Application of FOIA in Army Case Leaves Much to be DesiredTweet
July 1, 2015
(Photo: Spc. Daniel P. Shook / U.S. Army)
In March 2012, Army Staff Sergeant Robert Bales snuck off his base near Kandahar, Afghanistan, and massacred 16 civilians in the dead of night. Three years later, the Department of Defense continues to deny Freedom of Information Act (FOIA) requests for an internal report on leadership in Bales’ unit. In June, the Military Reporters & Editors (MRE) Association sent a letter to Secretary of the Army John McHugh urging him to intervene. A series of leadership breakdowns had to occur in order for Bales to commit these crimes—the public has a right to know what those breakdowns were, and to hold the military accountable so that they don’t happen again. It is imperative that Secretary McHugh release the requested leadership report in response to MRE’s letter.
Reporting on the Bales case, based on other FOIA requests, has led to changes in Army Post Traumatic Stress Disorder treatment and has shed light on the use of dangerous stimulants by soldiers in the field.
Army Staff Sergeant Robert Bales in 2011 (Photo: Specialist Ryan Hallock / U.S. Army)
According to documents released by the Army Criminal Investigation Command (CID), Bales had a reputation among junior enlisted men as being “crazy,” but was regarded as competent by superior officers, and passed all of his pre-deployment PTSD examinations. Documents responsive to FOIA requests for medical records showed that Bales had stanozolol in his system at the time of the killings, a steroid that has been known to make users short-tempered.
However, one crucial document remains hidden: a report on leadership in Bales’ unit. The report was commissioned immediately after the killings by General John Allen, then-commander of NATO forces in Afghanistan, to understand if Bales’ superiors could have done anything to prevent the killings. Requests for the report have been delayed and rejected through a series of administrative procedures and questionable applications of FOIA exemptions.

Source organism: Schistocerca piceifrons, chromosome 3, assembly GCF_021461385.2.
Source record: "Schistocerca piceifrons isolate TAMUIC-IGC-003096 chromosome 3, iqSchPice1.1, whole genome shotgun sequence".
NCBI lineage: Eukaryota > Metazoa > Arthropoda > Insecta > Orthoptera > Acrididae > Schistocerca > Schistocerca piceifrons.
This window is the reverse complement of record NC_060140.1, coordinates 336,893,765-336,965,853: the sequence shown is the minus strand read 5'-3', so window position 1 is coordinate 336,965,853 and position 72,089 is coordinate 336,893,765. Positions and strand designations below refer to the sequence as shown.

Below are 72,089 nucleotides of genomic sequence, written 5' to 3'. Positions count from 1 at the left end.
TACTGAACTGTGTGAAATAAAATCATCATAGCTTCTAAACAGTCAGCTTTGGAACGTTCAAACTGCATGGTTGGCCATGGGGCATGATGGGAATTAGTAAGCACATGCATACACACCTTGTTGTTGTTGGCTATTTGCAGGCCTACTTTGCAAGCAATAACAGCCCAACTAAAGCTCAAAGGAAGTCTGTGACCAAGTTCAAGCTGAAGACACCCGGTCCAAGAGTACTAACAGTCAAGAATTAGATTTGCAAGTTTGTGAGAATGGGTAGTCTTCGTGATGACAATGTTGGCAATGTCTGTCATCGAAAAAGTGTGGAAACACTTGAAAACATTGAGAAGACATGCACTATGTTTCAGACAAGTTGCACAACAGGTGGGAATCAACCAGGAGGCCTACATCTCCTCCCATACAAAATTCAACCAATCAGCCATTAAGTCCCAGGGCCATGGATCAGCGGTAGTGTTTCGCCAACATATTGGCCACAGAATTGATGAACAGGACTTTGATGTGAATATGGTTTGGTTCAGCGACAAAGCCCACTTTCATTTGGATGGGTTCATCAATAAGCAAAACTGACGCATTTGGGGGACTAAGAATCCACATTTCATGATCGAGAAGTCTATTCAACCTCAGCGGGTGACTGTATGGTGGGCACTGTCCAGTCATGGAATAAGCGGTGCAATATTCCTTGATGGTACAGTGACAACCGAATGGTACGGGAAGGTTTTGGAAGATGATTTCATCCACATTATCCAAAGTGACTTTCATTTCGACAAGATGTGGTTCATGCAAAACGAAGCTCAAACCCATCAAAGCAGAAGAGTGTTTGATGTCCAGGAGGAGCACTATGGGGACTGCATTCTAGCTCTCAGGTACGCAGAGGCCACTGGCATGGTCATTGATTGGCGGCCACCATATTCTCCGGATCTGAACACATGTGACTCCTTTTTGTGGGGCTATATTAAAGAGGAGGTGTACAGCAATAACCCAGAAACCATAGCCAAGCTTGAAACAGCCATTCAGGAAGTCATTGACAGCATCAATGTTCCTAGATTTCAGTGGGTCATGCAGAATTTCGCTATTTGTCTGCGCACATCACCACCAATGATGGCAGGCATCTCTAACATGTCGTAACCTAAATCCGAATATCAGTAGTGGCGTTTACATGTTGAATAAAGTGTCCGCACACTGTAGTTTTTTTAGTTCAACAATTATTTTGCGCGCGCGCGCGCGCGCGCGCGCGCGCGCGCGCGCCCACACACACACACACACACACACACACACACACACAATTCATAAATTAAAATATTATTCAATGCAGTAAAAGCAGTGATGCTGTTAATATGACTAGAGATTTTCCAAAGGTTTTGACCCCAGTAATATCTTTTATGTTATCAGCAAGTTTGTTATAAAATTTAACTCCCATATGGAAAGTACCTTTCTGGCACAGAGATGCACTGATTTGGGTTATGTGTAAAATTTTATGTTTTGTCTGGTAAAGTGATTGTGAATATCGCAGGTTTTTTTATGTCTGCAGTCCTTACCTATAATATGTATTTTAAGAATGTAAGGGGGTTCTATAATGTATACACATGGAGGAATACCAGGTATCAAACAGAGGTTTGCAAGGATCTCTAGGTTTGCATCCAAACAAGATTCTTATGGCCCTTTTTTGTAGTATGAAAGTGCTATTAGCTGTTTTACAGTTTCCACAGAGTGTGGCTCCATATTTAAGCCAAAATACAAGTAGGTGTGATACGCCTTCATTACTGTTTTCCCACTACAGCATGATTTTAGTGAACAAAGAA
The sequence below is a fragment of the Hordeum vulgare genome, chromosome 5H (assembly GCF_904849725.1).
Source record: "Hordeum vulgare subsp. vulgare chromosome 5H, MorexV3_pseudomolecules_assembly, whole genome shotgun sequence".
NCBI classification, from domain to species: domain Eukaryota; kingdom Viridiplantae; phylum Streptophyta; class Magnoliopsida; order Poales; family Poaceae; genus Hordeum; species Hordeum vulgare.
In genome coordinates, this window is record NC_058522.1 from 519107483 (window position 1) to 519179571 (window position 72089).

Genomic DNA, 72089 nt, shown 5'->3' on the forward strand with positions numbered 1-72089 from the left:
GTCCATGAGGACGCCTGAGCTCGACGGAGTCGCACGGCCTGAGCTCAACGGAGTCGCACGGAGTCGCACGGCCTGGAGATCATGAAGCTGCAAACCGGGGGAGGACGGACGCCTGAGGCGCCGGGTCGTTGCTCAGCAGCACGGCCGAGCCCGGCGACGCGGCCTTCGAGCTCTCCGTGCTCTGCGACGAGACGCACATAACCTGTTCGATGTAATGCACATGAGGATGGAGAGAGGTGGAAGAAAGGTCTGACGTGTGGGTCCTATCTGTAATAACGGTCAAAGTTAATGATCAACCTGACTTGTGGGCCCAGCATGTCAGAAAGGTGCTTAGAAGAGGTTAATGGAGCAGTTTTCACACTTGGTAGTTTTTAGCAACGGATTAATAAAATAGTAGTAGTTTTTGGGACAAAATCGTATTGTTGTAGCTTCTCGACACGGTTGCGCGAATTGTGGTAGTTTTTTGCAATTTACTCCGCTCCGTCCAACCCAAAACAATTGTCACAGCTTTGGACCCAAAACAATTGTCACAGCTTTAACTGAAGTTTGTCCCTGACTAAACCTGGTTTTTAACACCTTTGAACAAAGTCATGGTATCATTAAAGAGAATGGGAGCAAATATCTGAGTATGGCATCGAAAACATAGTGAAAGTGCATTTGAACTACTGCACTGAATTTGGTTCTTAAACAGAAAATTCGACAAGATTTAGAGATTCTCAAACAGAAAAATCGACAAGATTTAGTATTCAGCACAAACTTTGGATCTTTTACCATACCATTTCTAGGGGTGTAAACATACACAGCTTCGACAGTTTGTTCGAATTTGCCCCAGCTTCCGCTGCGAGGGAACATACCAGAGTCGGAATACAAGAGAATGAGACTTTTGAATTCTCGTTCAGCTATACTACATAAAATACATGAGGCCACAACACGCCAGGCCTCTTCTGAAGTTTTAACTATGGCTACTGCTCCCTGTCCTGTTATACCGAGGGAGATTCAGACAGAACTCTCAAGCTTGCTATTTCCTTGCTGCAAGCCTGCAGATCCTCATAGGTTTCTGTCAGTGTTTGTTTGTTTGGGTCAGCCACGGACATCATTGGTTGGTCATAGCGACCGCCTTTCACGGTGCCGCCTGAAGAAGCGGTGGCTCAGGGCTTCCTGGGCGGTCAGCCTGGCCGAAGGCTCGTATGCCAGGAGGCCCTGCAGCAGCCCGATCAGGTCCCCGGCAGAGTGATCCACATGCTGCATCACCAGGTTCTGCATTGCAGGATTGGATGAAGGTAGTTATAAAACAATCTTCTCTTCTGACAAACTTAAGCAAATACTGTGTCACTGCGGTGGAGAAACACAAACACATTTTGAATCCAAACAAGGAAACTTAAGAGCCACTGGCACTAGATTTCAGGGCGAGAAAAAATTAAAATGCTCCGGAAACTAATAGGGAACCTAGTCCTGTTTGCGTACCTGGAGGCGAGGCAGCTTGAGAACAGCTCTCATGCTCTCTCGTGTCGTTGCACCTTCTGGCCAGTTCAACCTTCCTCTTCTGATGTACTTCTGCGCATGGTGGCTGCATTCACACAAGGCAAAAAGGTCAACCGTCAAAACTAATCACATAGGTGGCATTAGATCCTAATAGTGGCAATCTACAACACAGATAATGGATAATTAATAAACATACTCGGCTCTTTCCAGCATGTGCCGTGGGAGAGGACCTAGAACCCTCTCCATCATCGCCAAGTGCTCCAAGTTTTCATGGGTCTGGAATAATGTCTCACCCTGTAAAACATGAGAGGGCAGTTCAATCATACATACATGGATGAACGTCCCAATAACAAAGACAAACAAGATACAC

Earlier this year, Investigative Reporters and Editors (IRE) nominated the Department of Defense for satirical anti-transparency recognition over its handling of the FOIA request for the leadership report in question. As the nomination explains, News Tribune reporter “[Adam] Ashton’s first FOIA for that report was denied in January 2014 on grounds that it might impact Bales’ clemency proceedings—which is not a FOIA exemption.”
(Photo: Staff Sgt. Blair Heusdens / U.S. Army)
Ashton then filed a second FOIA after he obtained new information from CID. That FOIA was sent from Central Command (CENTCOM) to the Department of the Army, and then to Third Army, before being sent back to CENTCOM. “It was denied in April on the same grounds as the first request, despite the fact that clemency had already been denied.” An appeal on the denial currently sits buried at number 235 out of 340 in CENTCOM’s FOIA backlog.
CENTCOM’s handling of this request is abnormal for a number of reasons. First, it improperly applies exemption 7(b). This exemption was intended to protect information that would deprive a person of a fair trial or an impartial adjudication, not clemency proceedings. Even then, it is only to be applied when adjudication is imminent and where the material disclosed would seriously interfere with the fairness of those proceedings. This clearly does not apply here, and at the most, personal or incriminating information about Bales could be redacted from the responsive document. Second, in another recent Afghanistan war crimes case, the command climate report was released in response to a FOIA request soon after trial and well before clemency hearings. Third, according to a column by The News Tribune’s executive editor, CENTCOM’s own FOIA and public affairs officers have tried to expedite the report's release. Finally, and most importantly, Americans are entitled to a complete accounting of war crimes committed by our military.
Bales has already had his day in court. Withholding this report, which could shed valuable light on the leadership and professional climate that might have contributed to heinous acts by someone in our military, is irresponsible and only serves to hinder accountability and any changes that may be needed. We urge Secretary McHugh to release the leadership report as soon as possible.
At the time of publication Jacob Marx was a researcher for POGO.
Liz Hempowicz is the Director of Public Policy for the Project On Government Oversight.
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